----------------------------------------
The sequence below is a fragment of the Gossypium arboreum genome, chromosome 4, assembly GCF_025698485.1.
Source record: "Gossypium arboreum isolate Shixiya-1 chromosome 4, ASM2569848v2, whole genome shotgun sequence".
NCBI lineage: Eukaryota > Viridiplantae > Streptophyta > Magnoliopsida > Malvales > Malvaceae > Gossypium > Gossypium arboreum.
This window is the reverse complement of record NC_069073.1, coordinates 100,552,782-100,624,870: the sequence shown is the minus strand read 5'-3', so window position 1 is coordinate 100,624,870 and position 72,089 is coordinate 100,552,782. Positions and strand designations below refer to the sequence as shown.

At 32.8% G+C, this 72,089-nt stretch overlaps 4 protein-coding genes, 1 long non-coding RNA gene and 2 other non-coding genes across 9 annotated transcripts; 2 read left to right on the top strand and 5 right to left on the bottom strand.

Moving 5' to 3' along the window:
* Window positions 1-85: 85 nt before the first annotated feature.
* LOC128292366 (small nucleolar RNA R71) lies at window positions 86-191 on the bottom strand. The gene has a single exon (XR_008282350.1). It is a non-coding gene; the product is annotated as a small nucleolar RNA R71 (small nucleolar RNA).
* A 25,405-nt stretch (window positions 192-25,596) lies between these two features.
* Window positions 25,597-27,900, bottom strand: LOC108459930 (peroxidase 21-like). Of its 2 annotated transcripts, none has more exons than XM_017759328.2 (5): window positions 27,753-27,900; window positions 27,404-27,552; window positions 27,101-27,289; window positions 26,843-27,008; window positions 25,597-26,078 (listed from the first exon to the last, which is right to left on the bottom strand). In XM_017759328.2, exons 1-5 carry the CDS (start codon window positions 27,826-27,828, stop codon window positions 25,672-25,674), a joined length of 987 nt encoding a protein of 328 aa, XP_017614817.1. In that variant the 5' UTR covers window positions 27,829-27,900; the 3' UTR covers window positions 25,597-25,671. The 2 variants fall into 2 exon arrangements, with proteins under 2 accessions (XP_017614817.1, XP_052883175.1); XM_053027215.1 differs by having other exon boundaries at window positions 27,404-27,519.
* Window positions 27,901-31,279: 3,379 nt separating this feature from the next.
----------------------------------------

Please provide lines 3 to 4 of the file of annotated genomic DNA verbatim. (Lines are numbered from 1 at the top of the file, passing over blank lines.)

NCBI lineage: Eukaryota > Viridiplantae > Streptophyta > Magnoliopsida > Malvales > Malvaceae > Gossypium > Gossypium arboreum.
This window is the reverse complement of record NC_069073.1, coordinates 100,552,782-100,624,870: the sequence shown is the minus strand read 5'-3', so window position 1 is coordinate 100,624,870 and position 72,089 is coordinate 100,552,782. Positions and strand designations below refer to the sequence as shown.